NetGuide NZ - Hands-on review: Lenovo ThinkPad X1 YOGA

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Hands-on review: Lenovo ThinkPad X1 YOGA

Lenovo claims they have the world’s lightest 14” Business Convertible, and that it’s essentially a laptop, tablet and beyond. With a 6th Generation Intel Core i7 vPro Processor, Windows 10Pro 64 bit operating system, the test machine came with 8 GB of DDR3 RAM installed with a maximum of 16GB. It has up to 1TB ultrafast PCIe SSD storage.

This device also comes with the option of 4G/LTE WWAN for premium mobility and a unique OLED panel (available from June 2016).

With a touch screen and optional integrated pen, the ThinkPad X1 YOGA is supported by high-quality branded X1 accessories including a slim power adapter and wireless WiGig dock. Like the X1 Tablet, this is a machine aimed squarely at the business user, and it will not disappoint. 

Power computing

Like most of you, I’m used to hopping from one device to another. In the course of a day I can be found on my laptop, phone or tablet. With the ThinkPad, I could happily function with just the ThinkPad, with maybe my phone for taking the occasional call.

As I write, my iPhone has happily synced with the ThinkPad, downloading my photos and videos faster than my personal laptop. In fact, the speed of this range of ThinkPads has seriously got me considering switching to the “other” side, so well-thought out are the features that have gone into this build.

I’ve tried tasking the processor, but I think I’d have to import some serious software to get it straining. I don’t know how, but these ThinkPads seem to give off no heat to speak of, and I’m yet to hear the whirring of any fan. I would love to try using some serious image-editing software on here, but suspect it would take it all in its stride. 

Incredibly, the battery performance extends up to 11 hours (according to MM14) and also features RapidCharge, allowing you to charge it from low to full in under an hour. Impressive.

Multimode Computing

The literature tells me that I can operate the ThinkPad in “Laptop, Tablet, Tent, or Stand mode." I have happily played around in tablet and laptop mode but I can see the Gen X’ers and beyond all joyously forgetting about the keyboard as they utilise the features of the 21st Century power users. Our modern thinkers tend towards the visual rather than the verbal, and I can see them dictating, using the stylus and once in a while flexing their digits over the keyboard.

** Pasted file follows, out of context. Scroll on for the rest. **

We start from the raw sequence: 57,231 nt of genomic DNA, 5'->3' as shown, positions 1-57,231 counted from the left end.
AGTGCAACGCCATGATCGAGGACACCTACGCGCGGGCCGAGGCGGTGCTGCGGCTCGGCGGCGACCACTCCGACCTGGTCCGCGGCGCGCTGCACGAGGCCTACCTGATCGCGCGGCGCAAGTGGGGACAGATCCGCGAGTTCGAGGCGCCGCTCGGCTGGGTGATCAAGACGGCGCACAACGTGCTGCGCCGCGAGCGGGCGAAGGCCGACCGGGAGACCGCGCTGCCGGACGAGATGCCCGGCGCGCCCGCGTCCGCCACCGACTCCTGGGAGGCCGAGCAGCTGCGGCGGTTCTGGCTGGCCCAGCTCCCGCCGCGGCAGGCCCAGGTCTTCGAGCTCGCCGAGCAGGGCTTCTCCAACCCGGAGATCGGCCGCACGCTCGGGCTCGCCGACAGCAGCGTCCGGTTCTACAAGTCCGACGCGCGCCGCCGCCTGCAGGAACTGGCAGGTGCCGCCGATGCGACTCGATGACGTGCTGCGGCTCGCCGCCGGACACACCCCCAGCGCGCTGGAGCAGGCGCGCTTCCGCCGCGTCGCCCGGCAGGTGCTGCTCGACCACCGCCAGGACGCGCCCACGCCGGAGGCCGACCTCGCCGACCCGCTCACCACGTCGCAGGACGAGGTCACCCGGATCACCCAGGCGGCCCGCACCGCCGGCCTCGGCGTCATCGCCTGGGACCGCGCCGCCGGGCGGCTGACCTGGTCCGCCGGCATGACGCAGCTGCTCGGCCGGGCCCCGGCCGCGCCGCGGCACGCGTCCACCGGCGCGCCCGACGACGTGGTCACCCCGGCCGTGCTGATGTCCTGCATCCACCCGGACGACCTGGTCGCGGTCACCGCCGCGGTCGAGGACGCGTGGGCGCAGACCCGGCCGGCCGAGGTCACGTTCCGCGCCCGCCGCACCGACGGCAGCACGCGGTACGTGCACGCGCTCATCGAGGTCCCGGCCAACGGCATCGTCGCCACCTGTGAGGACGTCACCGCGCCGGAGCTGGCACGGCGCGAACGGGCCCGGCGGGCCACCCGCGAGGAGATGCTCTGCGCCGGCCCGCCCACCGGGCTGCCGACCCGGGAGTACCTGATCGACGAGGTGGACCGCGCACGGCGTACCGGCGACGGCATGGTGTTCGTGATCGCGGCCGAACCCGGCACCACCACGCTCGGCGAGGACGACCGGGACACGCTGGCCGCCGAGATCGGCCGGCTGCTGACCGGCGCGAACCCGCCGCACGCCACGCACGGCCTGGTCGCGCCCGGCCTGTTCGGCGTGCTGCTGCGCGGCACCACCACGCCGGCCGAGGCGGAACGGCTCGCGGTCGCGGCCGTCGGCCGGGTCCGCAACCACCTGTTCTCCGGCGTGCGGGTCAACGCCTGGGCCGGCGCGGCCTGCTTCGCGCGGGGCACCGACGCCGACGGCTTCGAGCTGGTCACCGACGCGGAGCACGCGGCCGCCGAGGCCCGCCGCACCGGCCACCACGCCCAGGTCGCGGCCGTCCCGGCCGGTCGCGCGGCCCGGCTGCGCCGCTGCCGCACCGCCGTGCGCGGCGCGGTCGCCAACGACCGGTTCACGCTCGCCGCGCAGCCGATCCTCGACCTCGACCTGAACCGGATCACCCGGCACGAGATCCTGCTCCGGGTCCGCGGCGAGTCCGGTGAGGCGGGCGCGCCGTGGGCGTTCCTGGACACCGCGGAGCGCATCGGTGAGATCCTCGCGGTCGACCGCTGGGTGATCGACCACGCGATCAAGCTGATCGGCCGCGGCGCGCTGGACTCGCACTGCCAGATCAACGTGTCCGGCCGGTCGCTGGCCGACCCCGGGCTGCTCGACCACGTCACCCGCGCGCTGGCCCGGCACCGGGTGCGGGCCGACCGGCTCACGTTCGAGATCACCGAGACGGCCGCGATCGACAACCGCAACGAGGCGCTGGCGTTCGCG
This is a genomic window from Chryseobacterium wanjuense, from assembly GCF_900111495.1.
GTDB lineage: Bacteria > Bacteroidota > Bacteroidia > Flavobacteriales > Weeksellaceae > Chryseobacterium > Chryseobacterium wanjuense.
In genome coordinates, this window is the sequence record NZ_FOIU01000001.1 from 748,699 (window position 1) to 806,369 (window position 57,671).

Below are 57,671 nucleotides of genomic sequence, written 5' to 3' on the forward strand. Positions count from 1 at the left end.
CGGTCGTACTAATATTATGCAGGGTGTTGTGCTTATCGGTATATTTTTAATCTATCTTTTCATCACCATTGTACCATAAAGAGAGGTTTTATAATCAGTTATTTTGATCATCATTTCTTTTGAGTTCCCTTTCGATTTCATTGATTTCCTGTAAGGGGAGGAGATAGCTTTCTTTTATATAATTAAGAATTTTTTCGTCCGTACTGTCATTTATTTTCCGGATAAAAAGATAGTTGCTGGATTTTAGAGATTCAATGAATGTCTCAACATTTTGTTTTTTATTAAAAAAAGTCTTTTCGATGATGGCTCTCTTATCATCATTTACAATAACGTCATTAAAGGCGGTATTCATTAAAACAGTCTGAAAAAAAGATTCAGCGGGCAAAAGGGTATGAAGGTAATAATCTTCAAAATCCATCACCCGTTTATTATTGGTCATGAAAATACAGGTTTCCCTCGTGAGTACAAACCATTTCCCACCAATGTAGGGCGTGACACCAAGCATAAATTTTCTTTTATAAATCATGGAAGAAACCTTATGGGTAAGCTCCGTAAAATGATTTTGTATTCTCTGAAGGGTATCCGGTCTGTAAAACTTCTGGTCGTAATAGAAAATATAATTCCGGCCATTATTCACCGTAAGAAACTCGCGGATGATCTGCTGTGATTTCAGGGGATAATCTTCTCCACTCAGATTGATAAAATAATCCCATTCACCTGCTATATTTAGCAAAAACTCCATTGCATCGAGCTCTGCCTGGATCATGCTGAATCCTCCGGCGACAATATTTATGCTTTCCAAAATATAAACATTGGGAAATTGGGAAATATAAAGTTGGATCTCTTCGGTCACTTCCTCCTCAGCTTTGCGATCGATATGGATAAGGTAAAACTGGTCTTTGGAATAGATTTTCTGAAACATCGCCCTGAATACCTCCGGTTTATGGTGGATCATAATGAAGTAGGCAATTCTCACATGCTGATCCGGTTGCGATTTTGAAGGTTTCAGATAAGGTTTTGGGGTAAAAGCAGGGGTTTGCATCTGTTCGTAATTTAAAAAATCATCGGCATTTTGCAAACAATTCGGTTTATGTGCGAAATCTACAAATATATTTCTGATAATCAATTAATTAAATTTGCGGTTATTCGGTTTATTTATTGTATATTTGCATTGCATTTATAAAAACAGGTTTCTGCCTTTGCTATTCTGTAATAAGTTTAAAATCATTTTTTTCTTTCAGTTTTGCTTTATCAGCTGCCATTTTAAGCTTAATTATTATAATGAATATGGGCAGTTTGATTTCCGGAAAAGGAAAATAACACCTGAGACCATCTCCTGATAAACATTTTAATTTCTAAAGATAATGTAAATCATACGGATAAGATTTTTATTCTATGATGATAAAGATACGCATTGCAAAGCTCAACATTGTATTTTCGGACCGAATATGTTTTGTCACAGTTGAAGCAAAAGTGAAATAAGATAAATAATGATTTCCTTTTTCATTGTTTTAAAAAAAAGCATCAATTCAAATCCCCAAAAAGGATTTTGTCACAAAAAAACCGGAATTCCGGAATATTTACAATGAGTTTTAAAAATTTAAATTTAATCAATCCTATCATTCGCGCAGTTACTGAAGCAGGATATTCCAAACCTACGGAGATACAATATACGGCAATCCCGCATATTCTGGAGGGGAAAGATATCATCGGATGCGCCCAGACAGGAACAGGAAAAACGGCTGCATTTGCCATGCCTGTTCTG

On the subject of the keyboard, I have to admit I’m fast becoming a fan of it. The feel of the keys are positive with just the right amount of play, and I’m enjoying the left and right clicker which means I can forget about the ctrl-click thing I have to do whenever I use my own trackpad. I suppose I could plug in a mouse, but honestly, why bother? 

Tablet mode

In tablet mode the keys make a pleasant sound reminiscent of popping bubblewrap, and apart from my occasional tendency to hit a wrong key, typing in tablet mode is a quite enjoyable tactile experience and I love the layout  of the numeric keys, like an extended keypad on a desktop.

I can tilt the screen to any desired angle quite comfortably. The laptop politely enquires of me if I want to exit “tablet mode” when I change over. I will admit too that tablet mode must have generated a little heat because now I can hear the quiet hum of the fan. Back in laptop mode it was only on for a couple of minutes.

Time and space constraints mean I cant tell you all of the features of this lap...er. Tab...um.. Multimodal device. Its weight is 1.27 kg, admittedly my version has a slightly smaller 256GB SSD drive, but it’s so light and yet so substantial a laptop. If you aren’t a fan of using the cloud, the 1TB SSD option is a great alternative. If you are a busy business person and continually on the move, I can’t recommend this ThinkPad highly enough. It may be a lightweight laptop, but it delivers the punch of a heavyweight. 

For more information and pricing options, click here.

 

 

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